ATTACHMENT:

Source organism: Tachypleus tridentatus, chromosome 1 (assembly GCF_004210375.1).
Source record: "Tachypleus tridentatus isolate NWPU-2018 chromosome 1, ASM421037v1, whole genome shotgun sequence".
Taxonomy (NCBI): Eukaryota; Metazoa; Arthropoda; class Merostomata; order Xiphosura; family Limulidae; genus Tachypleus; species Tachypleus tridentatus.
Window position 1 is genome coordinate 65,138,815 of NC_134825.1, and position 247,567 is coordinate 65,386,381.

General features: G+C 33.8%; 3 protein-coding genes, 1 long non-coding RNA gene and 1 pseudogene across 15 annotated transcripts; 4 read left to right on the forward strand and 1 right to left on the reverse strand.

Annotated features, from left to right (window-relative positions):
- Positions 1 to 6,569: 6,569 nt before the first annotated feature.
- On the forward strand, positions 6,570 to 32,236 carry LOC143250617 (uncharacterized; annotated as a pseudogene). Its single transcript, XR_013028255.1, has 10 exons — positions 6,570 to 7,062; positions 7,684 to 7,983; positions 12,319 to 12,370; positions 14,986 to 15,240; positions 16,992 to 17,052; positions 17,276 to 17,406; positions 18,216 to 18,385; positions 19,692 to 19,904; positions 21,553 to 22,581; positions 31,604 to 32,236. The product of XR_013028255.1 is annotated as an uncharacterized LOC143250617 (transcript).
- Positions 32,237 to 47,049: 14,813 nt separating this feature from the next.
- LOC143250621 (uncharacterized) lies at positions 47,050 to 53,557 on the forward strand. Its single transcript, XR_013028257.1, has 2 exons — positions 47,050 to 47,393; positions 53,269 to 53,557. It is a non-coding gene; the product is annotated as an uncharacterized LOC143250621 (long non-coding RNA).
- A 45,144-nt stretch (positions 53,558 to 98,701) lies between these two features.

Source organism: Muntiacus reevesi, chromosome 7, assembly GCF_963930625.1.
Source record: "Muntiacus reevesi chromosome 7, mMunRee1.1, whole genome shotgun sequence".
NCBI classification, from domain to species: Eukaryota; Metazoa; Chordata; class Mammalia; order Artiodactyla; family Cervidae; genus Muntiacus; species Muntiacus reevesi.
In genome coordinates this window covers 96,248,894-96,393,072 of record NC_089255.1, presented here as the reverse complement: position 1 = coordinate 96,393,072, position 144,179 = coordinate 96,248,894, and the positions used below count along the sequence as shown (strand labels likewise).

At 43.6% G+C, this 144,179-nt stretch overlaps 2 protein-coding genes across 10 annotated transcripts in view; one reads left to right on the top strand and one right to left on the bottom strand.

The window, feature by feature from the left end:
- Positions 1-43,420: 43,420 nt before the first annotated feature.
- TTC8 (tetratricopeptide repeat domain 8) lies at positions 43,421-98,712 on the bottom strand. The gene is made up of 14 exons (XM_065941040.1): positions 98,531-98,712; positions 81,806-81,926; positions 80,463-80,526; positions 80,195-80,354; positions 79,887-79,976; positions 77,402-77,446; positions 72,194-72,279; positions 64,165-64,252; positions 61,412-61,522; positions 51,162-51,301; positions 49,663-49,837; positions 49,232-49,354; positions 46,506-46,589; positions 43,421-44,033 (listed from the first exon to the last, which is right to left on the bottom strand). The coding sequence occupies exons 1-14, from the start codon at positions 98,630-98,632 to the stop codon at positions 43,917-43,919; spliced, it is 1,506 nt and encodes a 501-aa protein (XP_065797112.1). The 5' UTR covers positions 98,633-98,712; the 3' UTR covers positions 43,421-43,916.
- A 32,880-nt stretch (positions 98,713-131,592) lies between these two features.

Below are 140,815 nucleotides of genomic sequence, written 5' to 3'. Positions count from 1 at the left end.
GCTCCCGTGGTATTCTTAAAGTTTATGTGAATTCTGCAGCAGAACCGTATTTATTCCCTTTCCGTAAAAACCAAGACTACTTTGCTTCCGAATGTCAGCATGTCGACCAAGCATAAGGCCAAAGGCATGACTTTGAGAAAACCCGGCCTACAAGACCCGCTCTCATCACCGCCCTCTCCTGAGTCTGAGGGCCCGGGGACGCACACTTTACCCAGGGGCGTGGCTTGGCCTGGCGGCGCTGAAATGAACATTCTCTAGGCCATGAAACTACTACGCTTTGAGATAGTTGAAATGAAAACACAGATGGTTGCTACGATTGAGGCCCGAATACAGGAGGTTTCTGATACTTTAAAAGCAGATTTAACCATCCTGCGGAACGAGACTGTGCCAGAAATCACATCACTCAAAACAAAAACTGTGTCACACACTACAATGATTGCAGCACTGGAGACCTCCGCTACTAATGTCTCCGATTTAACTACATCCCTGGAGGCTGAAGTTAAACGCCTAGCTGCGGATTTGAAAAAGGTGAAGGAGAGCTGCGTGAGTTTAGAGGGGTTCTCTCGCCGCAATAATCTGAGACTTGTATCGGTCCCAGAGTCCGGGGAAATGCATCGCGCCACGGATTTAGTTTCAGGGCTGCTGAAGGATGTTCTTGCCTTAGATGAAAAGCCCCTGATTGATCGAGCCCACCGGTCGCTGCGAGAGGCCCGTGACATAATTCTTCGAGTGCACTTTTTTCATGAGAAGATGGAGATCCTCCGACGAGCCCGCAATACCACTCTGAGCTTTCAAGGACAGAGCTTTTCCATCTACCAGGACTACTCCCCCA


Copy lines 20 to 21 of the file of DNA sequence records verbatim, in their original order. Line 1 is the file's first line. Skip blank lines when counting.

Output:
- A 32,880-nt stretch (positions 98,713-131,592) lies between these two features.

Below are 140,815 nucleotides of genomic sequence, written 5' to 3'. Positions count from 1 at the left end.